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Re: Emuparadise Shuts Up Shop

Post by silvergunner » Wed Nov 14, 2018 5:45 am

Agreed.

Nintendo should be able to bang out these older games at a rate of knots by now. It’s ridiculous how slow Nintendo are at getting stuff out there.

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RetroBob
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Re: Emuparadise Shuts Up Shop

Post by RetroBob » Wed Nov 14, 2018 8:42 am

Wow, settled... so does that site have over $12M?!
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Re: Emuparadise Shuts Up Shop

Post by Matt_B » Wed Nov 14, 2018 9:54 am

RetroBob wrote:
Wed Nov 14, 2018 8:42 am
Wow, settled... so does that site have over $12M?!
I wouldn't find that totally impossible given that they've been running for over a decade and had a crap ton of advertising. Reportedly, the sites were getting upwards of 17 million visits a month too.

That said, I'd think that Nintendo would be more after the deterrent effect than the money itself and just wanted a high headline figure even if only a much smaller amount actually changes hands.

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Re: Emuparadise Shuts Up Shop

Post by demon » Tue Dec 11, 2018 2:23 pm

It's not much about what is right or wrong, but as usual it's about business. Ten or a bit more years ago retrogaming was still a hobby for a bunch of nerds, but now those nerds have careers, a lot more money in the pockets than they know how to spend, and have entered the age of nostalgic feelings: just see how many movies and TV series grounded in the 80s/90s have popped up in the last few years. We've already seen remakes of 80s/90s consoles like Atari, PS1, C64, Spectrum... now people are actually spending money to replay those games of their childhood and suddenly it's more cool than nerd to do so, or it's cool to be nerd or whatever. Hence, copyright holders have smelled the chance to milk some cows for a while. Give it 10 more years, when the elders among us already satisfied their nostalgia and the younger generations won't give a damn, and Nintendo will once again focus on R&D.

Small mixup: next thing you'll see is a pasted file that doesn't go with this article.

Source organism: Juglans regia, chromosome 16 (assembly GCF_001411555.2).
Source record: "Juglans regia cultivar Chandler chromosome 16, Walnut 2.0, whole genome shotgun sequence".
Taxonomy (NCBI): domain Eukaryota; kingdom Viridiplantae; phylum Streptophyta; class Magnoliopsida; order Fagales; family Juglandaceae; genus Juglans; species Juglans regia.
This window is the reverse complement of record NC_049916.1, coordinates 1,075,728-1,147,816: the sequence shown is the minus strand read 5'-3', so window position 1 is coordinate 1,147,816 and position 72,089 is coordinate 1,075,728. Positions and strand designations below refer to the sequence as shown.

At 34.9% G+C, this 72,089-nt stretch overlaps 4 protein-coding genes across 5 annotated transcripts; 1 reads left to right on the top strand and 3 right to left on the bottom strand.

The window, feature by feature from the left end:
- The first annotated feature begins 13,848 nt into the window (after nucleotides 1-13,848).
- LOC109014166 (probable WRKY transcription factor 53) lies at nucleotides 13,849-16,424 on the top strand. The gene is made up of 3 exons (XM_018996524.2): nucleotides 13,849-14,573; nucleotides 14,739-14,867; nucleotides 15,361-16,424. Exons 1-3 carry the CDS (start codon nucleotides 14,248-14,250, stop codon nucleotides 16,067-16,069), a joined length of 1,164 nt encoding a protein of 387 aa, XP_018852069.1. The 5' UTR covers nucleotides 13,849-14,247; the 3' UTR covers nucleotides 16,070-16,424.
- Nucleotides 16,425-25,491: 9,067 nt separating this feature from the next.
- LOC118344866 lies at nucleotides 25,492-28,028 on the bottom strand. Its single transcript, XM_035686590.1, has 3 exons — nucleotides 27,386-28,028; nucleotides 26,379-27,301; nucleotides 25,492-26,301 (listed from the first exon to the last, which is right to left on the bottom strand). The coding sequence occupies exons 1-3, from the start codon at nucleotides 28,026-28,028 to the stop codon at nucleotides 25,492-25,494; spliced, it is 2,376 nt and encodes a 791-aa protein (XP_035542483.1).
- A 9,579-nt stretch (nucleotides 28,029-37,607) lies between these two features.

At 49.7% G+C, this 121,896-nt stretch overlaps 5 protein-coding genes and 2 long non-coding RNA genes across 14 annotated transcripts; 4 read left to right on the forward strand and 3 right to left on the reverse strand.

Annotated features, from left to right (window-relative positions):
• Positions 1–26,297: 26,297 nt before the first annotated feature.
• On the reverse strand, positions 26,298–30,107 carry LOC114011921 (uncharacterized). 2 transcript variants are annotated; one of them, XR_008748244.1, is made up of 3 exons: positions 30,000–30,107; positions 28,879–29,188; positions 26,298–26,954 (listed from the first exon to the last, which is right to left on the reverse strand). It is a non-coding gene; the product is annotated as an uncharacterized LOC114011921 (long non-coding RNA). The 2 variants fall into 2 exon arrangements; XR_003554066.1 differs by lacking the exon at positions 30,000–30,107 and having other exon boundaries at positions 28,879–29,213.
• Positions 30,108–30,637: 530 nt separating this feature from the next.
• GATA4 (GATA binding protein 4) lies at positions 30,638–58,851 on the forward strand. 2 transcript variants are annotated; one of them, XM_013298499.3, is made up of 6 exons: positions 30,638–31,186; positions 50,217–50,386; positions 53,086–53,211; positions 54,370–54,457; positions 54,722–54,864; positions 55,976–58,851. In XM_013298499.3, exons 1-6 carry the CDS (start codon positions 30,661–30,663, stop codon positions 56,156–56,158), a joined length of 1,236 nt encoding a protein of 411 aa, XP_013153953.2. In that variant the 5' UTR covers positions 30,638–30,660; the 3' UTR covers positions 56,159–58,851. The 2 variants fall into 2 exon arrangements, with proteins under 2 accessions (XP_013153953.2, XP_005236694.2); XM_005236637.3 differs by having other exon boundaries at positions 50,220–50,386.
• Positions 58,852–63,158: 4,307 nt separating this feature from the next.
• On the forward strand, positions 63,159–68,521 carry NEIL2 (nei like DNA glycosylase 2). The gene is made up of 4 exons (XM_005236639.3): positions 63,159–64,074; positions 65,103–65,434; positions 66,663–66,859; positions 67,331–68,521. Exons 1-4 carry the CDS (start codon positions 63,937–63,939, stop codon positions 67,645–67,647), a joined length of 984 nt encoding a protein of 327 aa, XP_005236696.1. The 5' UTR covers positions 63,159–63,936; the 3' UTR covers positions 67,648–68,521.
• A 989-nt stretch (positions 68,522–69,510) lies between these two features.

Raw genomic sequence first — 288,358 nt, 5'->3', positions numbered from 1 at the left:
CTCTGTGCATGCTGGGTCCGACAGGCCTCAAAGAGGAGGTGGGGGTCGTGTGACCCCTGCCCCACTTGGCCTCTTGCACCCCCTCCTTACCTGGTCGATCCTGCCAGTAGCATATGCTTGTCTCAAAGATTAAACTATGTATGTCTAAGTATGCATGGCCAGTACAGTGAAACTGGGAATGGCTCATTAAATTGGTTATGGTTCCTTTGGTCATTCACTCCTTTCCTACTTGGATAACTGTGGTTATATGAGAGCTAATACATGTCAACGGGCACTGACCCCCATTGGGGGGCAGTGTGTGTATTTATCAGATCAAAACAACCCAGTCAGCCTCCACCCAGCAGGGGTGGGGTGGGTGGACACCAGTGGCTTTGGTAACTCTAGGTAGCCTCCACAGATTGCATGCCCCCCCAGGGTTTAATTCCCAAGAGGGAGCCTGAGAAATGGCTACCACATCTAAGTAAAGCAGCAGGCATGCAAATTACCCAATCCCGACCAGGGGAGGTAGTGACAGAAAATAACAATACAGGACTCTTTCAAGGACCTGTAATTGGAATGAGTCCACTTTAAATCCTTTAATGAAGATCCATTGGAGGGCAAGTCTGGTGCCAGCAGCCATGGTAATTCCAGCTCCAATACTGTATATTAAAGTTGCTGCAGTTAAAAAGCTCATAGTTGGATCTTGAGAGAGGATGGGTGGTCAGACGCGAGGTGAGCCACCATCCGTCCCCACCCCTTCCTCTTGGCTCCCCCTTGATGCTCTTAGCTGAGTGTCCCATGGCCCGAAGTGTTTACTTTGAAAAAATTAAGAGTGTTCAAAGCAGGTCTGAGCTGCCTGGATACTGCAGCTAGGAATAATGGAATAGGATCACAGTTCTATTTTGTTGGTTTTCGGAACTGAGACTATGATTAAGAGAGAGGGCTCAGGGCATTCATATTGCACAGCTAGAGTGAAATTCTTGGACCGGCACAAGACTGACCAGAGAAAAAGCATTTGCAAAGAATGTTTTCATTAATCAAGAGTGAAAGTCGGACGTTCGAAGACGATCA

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Re: Emuparadise Shuts Up Shop

Post by Antiriad2097 » Tue Dec 11, 2018 5:21 pm

Why wouldn't it be about business? Nintendo striking out at sites that distribute their games for free isn't a new thing, they were doing it 20 years ago when emulators first became really viable. There were no end of rom sites around in the late 90s and early 00s, and a Nintendo cease and desist order was pretty commonplace. Them turning a blind eye is a relatively recent thing. As mentioned before though, they have to protect their IP to stop not just free distribution, but other sales. If they don't protect the IP, it falls into public domain, then anyone can decide to sell them.
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Re: Emuparadise Shuts Up Shop